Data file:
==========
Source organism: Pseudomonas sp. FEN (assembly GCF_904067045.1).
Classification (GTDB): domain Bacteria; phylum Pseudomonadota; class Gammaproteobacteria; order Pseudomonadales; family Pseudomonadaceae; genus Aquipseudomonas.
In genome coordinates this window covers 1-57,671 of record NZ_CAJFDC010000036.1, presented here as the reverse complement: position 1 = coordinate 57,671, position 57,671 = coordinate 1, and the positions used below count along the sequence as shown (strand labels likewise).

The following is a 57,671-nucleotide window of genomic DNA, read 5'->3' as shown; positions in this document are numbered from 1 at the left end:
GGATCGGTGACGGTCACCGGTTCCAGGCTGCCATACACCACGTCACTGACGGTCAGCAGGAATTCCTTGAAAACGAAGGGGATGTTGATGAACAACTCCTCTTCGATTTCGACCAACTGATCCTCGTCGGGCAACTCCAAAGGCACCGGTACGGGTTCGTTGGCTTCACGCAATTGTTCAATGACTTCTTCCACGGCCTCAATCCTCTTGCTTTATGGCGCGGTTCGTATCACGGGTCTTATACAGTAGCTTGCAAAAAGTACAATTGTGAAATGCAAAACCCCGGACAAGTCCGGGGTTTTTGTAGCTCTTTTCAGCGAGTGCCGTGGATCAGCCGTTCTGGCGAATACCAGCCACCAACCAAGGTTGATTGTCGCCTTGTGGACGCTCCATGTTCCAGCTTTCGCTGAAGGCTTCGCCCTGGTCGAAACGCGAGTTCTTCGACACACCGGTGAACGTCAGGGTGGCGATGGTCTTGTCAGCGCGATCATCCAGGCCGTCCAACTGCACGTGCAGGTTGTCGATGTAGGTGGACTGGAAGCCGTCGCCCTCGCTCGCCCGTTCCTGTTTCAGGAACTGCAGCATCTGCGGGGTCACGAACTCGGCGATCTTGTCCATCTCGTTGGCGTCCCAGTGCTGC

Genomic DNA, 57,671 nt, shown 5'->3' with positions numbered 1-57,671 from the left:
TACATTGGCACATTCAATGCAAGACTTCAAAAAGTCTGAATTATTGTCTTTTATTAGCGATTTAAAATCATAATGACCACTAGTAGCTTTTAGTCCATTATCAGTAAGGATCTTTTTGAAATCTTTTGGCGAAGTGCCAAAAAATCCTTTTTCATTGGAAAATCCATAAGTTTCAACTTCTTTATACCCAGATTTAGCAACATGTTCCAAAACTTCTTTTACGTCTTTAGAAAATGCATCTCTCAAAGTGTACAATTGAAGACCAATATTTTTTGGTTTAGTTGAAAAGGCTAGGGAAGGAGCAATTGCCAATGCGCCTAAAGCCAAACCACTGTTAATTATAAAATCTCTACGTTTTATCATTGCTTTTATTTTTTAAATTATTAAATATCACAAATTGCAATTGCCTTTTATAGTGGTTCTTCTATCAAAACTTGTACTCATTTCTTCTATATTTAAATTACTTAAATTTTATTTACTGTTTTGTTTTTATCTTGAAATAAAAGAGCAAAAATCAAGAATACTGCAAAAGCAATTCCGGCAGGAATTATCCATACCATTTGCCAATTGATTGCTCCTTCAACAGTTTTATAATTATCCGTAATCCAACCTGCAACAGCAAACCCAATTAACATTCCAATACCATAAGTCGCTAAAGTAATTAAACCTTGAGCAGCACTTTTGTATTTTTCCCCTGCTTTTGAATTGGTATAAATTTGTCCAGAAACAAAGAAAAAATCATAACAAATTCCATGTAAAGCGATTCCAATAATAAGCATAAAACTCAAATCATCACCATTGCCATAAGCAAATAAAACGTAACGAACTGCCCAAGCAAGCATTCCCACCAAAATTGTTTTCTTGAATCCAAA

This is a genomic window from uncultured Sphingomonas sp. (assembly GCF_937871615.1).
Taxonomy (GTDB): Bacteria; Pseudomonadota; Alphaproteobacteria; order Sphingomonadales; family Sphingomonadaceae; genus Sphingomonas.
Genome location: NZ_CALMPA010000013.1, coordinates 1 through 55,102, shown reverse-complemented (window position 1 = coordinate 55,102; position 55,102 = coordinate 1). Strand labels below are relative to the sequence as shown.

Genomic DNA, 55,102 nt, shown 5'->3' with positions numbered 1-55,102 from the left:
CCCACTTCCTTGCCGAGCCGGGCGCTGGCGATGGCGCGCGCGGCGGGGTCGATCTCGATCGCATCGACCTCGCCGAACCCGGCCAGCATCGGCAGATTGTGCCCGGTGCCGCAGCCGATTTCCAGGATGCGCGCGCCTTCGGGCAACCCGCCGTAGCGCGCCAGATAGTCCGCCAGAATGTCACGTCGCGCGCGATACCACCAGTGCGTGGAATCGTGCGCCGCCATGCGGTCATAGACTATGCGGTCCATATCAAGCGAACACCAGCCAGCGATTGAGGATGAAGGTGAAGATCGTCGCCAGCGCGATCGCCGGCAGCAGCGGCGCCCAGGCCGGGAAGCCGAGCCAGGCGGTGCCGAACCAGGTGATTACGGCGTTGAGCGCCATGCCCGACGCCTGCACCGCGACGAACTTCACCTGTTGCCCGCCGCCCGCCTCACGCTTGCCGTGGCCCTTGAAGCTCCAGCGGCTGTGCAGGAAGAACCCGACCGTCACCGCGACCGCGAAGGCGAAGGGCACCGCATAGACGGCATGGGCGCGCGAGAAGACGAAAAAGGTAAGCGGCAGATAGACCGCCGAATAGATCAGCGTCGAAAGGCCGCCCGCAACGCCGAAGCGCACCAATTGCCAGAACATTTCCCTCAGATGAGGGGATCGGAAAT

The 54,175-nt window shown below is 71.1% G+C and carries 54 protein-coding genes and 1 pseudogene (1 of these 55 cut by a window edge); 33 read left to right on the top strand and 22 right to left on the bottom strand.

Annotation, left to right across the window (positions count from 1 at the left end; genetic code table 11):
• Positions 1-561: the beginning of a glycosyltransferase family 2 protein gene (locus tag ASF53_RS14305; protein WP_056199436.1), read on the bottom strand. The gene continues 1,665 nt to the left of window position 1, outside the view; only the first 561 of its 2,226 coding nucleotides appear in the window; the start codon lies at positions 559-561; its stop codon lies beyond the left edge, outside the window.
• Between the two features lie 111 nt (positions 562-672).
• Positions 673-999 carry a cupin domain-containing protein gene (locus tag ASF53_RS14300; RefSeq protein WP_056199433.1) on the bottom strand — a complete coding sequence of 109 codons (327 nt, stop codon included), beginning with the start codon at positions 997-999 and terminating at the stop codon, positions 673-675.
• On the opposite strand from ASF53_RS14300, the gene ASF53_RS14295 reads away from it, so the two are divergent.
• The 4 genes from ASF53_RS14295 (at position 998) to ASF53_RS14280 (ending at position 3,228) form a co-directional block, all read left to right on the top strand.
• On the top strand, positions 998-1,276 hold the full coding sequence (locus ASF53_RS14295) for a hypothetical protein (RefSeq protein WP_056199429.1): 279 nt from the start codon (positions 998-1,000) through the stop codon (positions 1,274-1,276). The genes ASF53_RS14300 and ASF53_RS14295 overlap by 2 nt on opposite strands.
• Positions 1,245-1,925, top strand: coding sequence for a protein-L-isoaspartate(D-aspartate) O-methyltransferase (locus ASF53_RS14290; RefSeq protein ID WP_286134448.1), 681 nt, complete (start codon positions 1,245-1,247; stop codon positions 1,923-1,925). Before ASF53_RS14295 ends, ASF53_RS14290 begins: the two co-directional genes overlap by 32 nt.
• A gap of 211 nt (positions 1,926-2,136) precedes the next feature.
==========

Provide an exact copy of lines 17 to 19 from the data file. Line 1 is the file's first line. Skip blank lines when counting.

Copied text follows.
• Positions 673-999 carry a cupin domain-containing protein gene (locus tag ASF53_RS14300; RefSeq protein WP_056199433.1) on the bottom strand — a complete coding sequence of 109 codons (327 nt, stop codon included), beginning with the start codon at positions 997-999 and terminating at the stop codon, positions 673-675.
• On the opposite strand from ASF53_RS14300, the gene ASF53_RS14295 reads away from it, so the two are divergent.
• The 4 genes from ASF53_RS14295 (at position 998) to ASF53_RS14280 (ending at position 3,228) form a co-directional block, all read left to right on the top strand.